While the start of a new year to some can seem a time for new beginnings and a fresh start, to others the countdown into 2019 brings an overwhelming sense of sadness or lack of optimism for the new year ahead.
In various ways these January Blues do indeed seem well reasoned and make sense, after weeks of over indulging, forgetting about work, deadlines and simply living in the moment over the festive period, the sudden return to reality that January brings can often cause a shock to the system.
Rosemary Sword, an author and developer of Time Perspective Therapy describes the January Blues to be a “form of depression that many people feel after the holidays and sometimes before” and insists this is a very real condition. Lola Ross, a registered nutritional therapist explains that “psychologically, the post-festive period can bring a sense of loss, change or mourning after the busy social season. Dealing with post-holiday debt or having less money available can also make us feel less happy and carefree.”
After the highs that come with the festive period, one can be left feeling both physically and emotionally drained
Often depression or low mood can be linked to other conditions such as Seasonal Affective Disorder (SAD), a type of depression that comes and goes in seasonal pattern (NHS), so it is important to recognise the symptoms of the January Blues, as to ensure you are taking the right steps to feeling better.
After the highs that come with the festive period, one can be left feeling both physically and emotionally drained or exhausted. This exhaustion leads to a decline in your mood and it is here the January Blues are born. Feelings can include low mood, sadness, low energy, low libido, lack of motivation and anxiety. It can also sometimes show itself through sickness such as a cold or flu. Often people have described feelings of no hope, or not having anything to look forward to.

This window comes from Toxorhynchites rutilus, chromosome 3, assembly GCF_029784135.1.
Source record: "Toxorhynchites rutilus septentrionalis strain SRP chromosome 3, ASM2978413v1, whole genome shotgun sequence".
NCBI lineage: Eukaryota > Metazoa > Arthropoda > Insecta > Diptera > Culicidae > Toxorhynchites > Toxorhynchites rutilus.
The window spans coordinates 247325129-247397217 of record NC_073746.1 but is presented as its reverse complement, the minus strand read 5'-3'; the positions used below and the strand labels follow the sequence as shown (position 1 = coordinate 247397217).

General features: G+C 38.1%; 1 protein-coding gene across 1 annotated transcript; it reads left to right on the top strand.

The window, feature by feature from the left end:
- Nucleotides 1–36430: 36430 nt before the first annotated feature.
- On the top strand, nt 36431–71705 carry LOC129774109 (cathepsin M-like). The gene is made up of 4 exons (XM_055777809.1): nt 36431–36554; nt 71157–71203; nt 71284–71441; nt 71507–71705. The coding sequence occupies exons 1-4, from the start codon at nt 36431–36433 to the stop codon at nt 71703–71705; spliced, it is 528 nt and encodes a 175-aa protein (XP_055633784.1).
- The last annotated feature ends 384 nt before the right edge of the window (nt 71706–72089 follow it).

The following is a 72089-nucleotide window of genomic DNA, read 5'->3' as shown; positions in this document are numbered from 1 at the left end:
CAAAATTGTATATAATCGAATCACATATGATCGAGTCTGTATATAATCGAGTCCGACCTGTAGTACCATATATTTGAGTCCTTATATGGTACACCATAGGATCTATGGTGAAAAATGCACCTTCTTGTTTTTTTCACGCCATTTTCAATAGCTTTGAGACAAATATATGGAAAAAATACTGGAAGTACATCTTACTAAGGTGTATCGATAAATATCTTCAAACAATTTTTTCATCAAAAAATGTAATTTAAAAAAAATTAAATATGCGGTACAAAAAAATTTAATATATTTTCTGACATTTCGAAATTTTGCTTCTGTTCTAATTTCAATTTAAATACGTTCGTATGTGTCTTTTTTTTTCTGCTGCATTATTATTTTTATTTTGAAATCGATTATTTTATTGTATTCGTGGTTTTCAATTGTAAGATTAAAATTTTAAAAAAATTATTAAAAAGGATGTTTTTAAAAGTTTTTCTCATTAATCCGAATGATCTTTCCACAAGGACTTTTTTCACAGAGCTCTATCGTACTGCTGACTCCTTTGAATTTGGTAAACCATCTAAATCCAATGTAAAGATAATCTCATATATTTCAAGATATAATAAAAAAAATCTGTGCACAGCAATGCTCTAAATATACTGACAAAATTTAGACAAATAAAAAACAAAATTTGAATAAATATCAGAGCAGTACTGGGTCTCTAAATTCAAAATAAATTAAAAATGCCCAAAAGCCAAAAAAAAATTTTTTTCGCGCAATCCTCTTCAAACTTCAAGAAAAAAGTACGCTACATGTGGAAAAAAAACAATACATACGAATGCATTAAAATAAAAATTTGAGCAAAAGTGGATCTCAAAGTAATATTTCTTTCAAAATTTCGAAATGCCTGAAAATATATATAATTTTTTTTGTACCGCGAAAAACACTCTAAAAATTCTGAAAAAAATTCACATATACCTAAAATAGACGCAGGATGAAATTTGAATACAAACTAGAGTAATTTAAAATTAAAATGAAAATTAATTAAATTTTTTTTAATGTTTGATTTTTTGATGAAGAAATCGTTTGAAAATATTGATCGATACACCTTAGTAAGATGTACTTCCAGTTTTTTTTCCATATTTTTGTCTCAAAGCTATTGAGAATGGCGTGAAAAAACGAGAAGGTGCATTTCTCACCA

Whilst unlike conditions such as depression or SAD can be remedied through therapy sessions or medication, the January blues affect people in their own ways and hence, has no strict ‘cure’, you need to find a method that works for you. While these solutions may not work for everybody, they may help you overcome some of the emotions.
Take the time to allow yourself to catch up on rest, after an exhausting festive period you need to give your body some time to heal and prepare itself for the new year ahead. Whilst others make resolutions, don’t feel the pressure to set goals for yourself, instead take the time to heal from the dramas of the Christmas period and you can often recharge yourself and lift your mood.
If you feel your mood cannot be lifted and you feel yourself stuck, seek help and guidance
Instead of focusing on the challenges ahead, reflect on what you have achieved in the past year. No matter how big or small, you have undoubtedly made memories and achieved so much more than what may appear to lie on the surface. Often, we can feel as if we are falling behind in comparison to what we see on social media, but we do not celebrate ourselves enough, focus on loving yourself first before comparing yourself to others!
The NHS state regular exercise can boost your mood if you have depression, and it’s especially useful for people with mild to moderate depression. “Any type of exercise is useful, as long as it suits you and you do enough of it,” says Dr Alan Cohen, a GP with a special interest in mental health. “Exercise should be something you enjoy; otherwise, it will be hard to find the motivation to do it regularly.”
Most importantly, if you feel your mood cannot be lifted and you feel yourself stuck, seek help and guidance. Whether this is from friends, family or even medical help, talking about how you feel is key in moving forward and isn’t something you should ever feel embarrassed or ashamed to talk about. Self-care isn’t just important, its crucial.